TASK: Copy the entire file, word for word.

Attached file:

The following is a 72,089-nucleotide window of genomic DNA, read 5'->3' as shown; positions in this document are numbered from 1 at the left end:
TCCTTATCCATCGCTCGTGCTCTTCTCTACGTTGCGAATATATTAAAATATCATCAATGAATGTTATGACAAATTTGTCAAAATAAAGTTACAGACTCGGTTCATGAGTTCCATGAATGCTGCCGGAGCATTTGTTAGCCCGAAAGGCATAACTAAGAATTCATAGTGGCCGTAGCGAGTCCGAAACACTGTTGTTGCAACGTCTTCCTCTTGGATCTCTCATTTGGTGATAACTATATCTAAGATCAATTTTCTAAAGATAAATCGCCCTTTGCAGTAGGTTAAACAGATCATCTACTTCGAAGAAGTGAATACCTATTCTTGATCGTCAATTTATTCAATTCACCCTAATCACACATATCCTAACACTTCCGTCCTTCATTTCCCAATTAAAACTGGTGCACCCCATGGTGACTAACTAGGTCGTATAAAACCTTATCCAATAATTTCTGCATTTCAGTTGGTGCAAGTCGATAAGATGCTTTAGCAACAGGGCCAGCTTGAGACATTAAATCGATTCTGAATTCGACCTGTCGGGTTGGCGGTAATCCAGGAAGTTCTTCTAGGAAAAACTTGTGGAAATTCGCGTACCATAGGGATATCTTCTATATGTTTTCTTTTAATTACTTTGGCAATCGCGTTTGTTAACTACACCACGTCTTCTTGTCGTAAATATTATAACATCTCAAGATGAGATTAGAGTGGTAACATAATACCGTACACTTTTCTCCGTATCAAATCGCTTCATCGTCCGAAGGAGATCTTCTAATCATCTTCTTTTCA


The following is a 72,089-nucleotide window of genomic DNA, read 5'->3' as shown; positions in this document are numbered from 1 at the left end:
TCCTTATCCATCGCTCGTGCTCTTCTCTACGTTGCGAATATATTAAAATATCATCAATGAATGTTATGACAAATTTGTCAAAATAAAGTTACAGACTCGGTTCATGAGTTCCATGAATGCTGCCGGAGCATTTGTTAGCCCGAAAGGCATAACTAAGAATTCATAGTGGCCGTAGCGAGTCCGAAACACTGTTGTTGCAACGTCTTCCTCTTGGATCTCTCATTTGGTGATAACTATATCTAAGATCAATTTTCTAAAGATAAATCGCCCTTTGCAGTAGGTTAAACAGATCATCTACTTCGAAGAAGTGAATACCTATTCTTGATCGTCAATTTATTCAATTCACCCTAATCACACATATCCTAACACTTCCGTCCTTCATTTCCCAATTAAAACTGGTGCACCCCATGGTGACTAACTAGGTCGTATAAAACCTTATCCAATAATTTCTGCATTTCAGTTGGTGCAAGTCGATAAGATGCTTTAGCAACAGGGCCAGCTTGAGACATTAAATCGATTCTGAATTCGACCTGTCGGGTTGGCGGTAATCCAGGAAGTTCTTCTAGGAAAAACTTGTGGAAATTCGCGTACCATAGGGATATCTTCTATATGTTTTCTTTTAATTACTTTGGCAATCGCGTTTGTTAACTACACCACGTCTTCTTGTCGTAAATATTATAACATCTCAAGATGAGATTAGAGTGGTAACATAATACCGTACACTTTTCTCCGTATCAAATCGCTTCATCGTCCGAAGGAGATCTTCTAATCATCTTCTTTTCA